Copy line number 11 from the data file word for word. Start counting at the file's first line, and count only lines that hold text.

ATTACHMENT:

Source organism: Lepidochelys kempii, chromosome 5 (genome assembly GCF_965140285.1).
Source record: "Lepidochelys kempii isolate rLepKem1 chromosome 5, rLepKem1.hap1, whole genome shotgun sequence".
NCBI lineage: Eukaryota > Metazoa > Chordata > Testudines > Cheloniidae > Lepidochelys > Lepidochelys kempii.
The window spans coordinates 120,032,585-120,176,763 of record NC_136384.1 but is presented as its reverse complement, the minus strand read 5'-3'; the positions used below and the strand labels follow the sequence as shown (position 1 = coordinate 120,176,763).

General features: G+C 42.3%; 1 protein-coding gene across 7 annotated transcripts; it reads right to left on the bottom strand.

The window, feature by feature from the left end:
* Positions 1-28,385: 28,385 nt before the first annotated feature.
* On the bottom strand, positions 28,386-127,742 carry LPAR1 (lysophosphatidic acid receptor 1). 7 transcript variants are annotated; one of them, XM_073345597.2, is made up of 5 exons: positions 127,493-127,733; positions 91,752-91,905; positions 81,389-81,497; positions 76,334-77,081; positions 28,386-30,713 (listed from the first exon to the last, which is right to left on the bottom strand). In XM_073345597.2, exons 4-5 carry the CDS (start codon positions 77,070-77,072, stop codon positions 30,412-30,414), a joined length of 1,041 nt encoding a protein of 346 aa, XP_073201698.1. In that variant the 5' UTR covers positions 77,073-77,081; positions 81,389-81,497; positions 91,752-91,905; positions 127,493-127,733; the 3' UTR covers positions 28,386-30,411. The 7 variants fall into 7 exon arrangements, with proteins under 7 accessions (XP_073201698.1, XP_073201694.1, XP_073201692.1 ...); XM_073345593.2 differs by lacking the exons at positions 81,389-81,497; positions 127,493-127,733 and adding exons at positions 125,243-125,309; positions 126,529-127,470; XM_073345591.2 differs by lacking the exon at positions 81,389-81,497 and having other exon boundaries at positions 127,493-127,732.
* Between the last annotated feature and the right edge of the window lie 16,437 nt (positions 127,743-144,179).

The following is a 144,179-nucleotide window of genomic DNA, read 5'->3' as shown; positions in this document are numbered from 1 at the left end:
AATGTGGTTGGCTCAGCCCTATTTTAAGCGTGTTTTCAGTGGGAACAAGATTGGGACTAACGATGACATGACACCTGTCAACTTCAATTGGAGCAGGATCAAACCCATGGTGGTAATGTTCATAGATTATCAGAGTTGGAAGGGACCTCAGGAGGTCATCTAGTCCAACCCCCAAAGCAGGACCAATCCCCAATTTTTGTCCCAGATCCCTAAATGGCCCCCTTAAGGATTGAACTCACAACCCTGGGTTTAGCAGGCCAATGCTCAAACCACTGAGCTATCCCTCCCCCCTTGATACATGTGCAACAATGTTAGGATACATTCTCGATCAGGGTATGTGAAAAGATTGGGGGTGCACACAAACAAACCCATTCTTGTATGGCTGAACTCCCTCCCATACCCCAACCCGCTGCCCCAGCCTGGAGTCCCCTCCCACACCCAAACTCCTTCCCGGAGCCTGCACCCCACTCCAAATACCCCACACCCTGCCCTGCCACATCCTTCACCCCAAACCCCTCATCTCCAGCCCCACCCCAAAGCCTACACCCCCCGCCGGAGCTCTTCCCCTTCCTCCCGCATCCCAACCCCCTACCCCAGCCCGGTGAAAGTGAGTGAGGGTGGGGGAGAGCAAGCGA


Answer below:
AATGTGGTTGGCTCAGCCCTATTTTAAGCGTGTTTTCAGTGGGAACAAGATTGGGACTAACGATGACATGACACCTGTCAACTTCAATTGGAGCAGGATCAAACCCATGGTGGTAATGTTCATAGATTATCAGAGTTGGAAGGGACCTCAGGAGGTCATCTAGTCCAACCCCCAAAGCAGGACCAATCCCCAATTTTTGTCCCAGATCCCTAAATGGCCCCCTTAAGGATTGAACTCACAACCCTGGGTTTAGCAGGCCAATGCTCAAACCACTGAGCTATCCCTCCCCCCTTGATACATGTGCAACAATGTTAGGATACATTCTCGATCAGGGTATGTGAAAAGATTGGGGGTGCACACAAACAAACCCATTCTTGTATGGCTGAACTCCCTCCCATACCCCAACCCGCTGCCCCAGCCTGGAGTCCCCTCCCACACCCAAACTCCTTCCCGGAGCCTGCACCCCACTCCAAATACCCCACACCCTGCCCTGCCACATCCTTCACCCCAAACCCCTCATCTCCAGCCCCACCCCAAAGCCTACACCCCCCGCCGGAGCTCTTCCCCTTCCTCCCGCATCCCAACCCCCTACCCCAGCCCGGTGAAAGTGAGTGAGGGTGGGGGAGAGCAAGCGA